Just hearing the components that are used to make methamphetamine will make you shudder.
The key ingredients are ephedrine or pseudoephedrine, which can be found in many over the counter medicines like Sudafed, hydrochloric acid, drain cleaner, iodine, anyhdrous ammonia, battery acid, and antifreeze are among the ingredients used in the process..
"Across the United States, we're seeing it grow and grow. Some of the reasons for that, is just the ease at which it can be produced. And, unfortunately, it's the availablity of the components to make meth," says Oregon Police Chief Darin DeHaan.
Chief Dehaan says meth users fall along the entire spectrum attacking people of all ages, and socio-economic levels. The drug produces a sense of euphoria, a rush of high energy that lures users from tees to stay at home moms, into its horror.
"They can go for days without sleeping. Whether it's in the aspect of someone who's partying and going out at night, or in the aspect of the soccer mom who's just going in umpteenth different directions, trying to keep up with the kids, and maybe keeping the home clean and everything...the energy level allows them to do the things they weren't able to do, or they felt they weren't able to do...until they hit the point where the drug has taken over their life and things start to break down and all they can think about is the drug," says DeHaan.
Meth isn't a drug that's being sold on a street corner, cooks and users develop a clique.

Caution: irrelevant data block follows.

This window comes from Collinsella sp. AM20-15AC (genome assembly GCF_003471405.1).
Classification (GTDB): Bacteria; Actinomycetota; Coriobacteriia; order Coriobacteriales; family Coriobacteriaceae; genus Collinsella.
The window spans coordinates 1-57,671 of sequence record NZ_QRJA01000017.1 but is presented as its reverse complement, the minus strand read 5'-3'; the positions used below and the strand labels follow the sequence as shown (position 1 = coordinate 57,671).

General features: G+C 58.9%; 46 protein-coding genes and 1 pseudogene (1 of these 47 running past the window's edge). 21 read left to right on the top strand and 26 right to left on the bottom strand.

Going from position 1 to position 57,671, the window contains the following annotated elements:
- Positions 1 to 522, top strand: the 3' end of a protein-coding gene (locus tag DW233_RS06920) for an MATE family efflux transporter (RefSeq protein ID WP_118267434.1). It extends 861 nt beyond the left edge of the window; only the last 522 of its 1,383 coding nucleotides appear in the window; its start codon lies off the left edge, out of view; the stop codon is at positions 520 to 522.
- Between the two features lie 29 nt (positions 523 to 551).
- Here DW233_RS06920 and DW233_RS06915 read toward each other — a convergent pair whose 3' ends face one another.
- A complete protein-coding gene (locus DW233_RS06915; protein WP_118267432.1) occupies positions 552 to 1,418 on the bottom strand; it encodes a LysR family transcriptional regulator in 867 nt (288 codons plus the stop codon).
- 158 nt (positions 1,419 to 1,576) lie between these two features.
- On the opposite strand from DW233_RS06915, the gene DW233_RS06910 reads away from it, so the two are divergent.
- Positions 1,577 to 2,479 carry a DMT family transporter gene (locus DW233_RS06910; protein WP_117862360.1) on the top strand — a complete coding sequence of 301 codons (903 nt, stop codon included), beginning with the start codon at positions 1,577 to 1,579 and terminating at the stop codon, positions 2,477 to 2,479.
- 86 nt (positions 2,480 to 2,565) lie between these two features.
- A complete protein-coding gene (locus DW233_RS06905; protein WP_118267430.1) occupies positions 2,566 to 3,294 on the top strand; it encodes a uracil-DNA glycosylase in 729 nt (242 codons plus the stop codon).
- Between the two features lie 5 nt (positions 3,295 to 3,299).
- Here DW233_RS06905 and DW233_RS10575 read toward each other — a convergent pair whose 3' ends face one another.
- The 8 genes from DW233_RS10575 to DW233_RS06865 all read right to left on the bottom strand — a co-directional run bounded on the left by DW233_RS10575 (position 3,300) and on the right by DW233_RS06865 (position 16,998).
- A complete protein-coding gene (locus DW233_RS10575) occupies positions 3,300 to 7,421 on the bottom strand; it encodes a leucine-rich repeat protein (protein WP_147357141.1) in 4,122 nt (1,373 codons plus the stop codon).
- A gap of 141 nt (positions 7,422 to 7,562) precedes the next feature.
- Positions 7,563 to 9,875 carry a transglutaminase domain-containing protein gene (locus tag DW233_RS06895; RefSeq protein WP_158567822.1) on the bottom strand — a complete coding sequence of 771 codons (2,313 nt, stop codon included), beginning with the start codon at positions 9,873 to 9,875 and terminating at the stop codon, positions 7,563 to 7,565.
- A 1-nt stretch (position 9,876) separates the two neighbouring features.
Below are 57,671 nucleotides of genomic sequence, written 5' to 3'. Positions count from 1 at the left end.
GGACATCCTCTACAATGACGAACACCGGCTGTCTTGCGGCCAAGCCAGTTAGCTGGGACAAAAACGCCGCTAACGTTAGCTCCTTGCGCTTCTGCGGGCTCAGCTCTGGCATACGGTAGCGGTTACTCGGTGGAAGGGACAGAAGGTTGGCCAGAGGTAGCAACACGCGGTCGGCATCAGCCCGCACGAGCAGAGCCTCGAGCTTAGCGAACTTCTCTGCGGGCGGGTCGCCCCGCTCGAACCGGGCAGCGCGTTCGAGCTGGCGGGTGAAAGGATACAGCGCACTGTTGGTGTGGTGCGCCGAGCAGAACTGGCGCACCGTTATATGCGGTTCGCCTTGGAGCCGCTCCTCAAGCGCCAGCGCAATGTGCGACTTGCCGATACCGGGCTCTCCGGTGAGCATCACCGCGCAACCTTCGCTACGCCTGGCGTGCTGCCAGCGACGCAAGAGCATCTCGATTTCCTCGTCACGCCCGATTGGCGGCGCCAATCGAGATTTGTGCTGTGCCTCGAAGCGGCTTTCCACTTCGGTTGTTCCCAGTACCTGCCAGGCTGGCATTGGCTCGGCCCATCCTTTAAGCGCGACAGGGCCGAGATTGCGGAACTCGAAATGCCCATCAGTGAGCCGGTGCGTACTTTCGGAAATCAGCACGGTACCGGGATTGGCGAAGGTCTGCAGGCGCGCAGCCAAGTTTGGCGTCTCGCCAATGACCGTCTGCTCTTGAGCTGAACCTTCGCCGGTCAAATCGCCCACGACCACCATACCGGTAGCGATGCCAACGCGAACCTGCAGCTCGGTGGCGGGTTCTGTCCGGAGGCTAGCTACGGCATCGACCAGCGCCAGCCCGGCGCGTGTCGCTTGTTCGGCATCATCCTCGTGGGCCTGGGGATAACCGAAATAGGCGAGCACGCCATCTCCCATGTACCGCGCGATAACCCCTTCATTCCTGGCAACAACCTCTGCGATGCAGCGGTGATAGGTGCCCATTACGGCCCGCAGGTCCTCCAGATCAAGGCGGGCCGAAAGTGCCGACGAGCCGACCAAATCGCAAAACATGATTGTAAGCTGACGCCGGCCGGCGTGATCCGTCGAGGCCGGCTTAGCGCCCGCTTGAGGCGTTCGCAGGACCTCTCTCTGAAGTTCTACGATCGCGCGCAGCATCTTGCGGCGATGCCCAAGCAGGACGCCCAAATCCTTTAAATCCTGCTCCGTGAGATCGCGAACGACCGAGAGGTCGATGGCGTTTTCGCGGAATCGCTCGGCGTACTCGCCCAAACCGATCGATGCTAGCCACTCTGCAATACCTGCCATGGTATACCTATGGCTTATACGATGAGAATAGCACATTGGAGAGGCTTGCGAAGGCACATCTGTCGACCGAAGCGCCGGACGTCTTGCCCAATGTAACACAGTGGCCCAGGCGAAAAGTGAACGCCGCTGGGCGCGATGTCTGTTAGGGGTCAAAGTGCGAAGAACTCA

"It's somebody who knows somebody who can make it. They give them either money, or some of the product to make it and, in return, that cooker will pay them off with some of the drugs," says DeHaan.
Making the drug is relatively inexpensive, an investment of a few hundred dollars in over the counter medications and chemicals can produce thousands of dollars in profit. An ounce of meth can have a street value of $1,700.
"This isn't a drug that has to be brought over and smuggled into the country. It's not a job that takes months and months to grow in your basement with lights...it's a simple, dangerous chemical process that can be done in an evening or an afternoon and have the product available. So, I think, there's the potential for this to grow and grow...hopefully, we're all doing the right things through education and enforcement to keep that from happening," says DeHaan.
Chief Dehaan says the city of Oregon started taking a proactive role against meth several years ago, building a wall to keep the drug out of the city back in September of 2003, the city began enforcing an ordinance, requiring every pharmacy in town to place medications with epherdrine behind the counter, a federal law with similar regulations went to effect last January.